The Ranks Of The Uninsured Are Growing, But Not For The Reason You Think

The Ranks Of The Uninsured Are Growing, But Not For The Reason You Think

New data on the state of insurance markets should force prognosticators to rethink their assumptions and predictions about the numbers of uninsured.
Ross Marchand

Theories abound on the state of American healthcare, insurance prices, and that strange compendium of rules and transfers known as the Affordable Care Act. But, new data on the state of insurance markets should force prognosticators to rethink their assumptions and predictions.

For the first time since the 2014 rollout of Obamacare, the rate of uninsured Americans has increased. According to the Gallup-Sharecare Well-Being Index, the share of Americans without insurance coverage increased from 10.9 percent to 12.2 percent in 2017, the largest jump since the economic downturn in 2008. But, unlike in 2008, the American economy is surging ahead with low unemployment and record high dow numbers.

To many defenders of the law, the additional 3.2 million uninsured Americans are victims of the Trump Administration and Congress’s “war” against the Obama-era law. But there’s a problem with this theory — the law remained wholly intact through the end of the year. Sure, the Trump Administration cut out some advertising and shortened the open enrollment period as 2017 came to a close. But the decrease in coverage happened before the end of the year, with the last quarter not seeing sizeable coverage changes.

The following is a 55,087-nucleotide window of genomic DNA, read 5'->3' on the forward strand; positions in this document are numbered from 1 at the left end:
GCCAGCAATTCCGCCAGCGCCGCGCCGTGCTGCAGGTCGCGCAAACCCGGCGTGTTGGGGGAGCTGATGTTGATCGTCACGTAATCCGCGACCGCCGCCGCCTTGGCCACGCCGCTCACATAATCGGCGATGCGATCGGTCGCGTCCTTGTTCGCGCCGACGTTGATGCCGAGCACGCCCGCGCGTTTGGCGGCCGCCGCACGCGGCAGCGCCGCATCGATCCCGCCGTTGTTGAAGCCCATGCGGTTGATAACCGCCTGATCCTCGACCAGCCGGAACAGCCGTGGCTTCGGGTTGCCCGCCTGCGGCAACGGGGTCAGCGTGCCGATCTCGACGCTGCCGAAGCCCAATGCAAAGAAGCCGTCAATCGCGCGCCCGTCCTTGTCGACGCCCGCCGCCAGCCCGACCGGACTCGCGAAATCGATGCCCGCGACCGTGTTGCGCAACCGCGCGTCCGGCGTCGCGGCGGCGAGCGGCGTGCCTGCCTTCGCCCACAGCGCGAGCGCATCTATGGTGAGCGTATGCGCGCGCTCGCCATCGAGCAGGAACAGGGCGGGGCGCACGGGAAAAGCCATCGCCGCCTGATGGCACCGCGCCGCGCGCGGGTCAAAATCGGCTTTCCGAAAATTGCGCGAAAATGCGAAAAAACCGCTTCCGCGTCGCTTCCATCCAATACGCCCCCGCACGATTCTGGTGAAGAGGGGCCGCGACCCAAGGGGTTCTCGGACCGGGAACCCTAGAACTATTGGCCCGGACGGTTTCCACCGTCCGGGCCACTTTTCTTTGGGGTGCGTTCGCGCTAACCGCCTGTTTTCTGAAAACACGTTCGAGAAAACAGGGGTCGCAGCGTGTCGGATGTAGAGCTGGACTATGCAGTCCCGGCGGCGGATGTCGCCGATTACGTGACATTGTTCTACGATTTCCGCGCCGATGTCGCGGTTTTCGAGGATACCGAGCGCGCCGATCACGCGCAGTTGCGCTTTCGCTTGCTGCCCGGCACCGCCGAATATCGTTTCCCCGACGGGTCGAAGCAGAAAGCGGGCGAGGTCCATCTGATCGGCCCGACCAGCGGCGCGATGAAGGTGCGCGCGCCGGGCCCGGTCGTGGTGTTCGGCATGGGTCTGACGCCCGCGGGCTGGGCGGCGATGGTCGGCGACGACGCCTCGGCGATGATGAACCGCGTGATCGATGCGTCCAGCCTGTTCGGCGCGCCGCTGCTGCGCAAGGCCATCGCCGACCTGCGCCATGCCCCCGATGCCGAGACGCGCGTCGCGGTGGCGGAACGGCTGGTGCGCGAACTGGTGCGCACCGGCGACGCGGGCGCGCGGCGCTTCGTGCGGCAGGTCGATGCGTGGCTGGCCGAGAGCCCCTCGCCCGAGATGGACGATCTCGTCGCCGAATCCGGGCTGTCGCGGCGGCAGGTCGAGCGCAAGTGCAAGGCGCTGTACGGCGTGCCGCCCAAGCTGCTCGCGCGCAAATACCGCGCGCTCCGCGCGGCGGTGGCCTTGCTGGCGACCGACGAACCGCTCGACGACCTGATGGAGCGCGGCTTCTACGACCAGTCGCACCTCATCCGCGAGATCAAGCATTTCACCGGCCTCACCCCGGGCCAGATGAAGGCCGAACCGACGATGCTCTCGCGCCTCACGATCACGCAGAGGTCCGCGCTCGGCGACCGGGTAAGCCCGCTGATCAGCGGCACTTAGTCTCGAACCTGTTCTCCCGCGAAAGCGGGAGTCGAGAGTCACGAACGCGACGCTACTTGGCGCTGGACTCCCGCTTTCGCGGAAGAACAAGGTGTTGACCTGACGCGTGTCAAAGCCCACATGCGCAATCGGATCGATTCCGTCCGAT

Some detractors of the law have argued that premium increases are in fact driving the decrease in insurance. While insurance prices on Obamacare exchanges are indeed on the increase, this cannot be the main explanation. Gallup data shows that exchange dropouts are heavily concentrated in the population eligible for ACA subsidies, who are effectively shielded against premium increases. For the majority of folks who dropped out of ACA exchanges in 2017, health insurance premiums are capped as a percentage of income, with the federal government paying the difference between that capped amount and the actual price of the health plan.

The enrollees that stand to lose the most from the double-digit percentage increases are unsubsidized exchange shoppers, yet this population is strangely holding steady. The dropouts are young (concentrated in the 18-25 age range), but hardly those pesky “young invincibles” that the government has tried so hard to attract. If exchange dropouts were disproportionately healthy, ACA exchanges across the country would suddenly start to look a whole lot sicker. But this simply isn’t happening. According to a recent Kaiser survey of individual insurance marketplaces across the country, increases in the average claim per enrollee actually declined in 2017, and average hospital attendance for enrollees hasn’t ticked up.

This is all very weird, if you buy into the “adverse selection” argument that policymakers used for an individual mandate in the first place. Young, healthy twenty-somethings need to be forced to buy insurance, the reasoning goes, because otherwise only sick, expensive-to-insure individuals would seek policies. Insurance prices would then simply be too high, with policies out of reach for poorer individuals.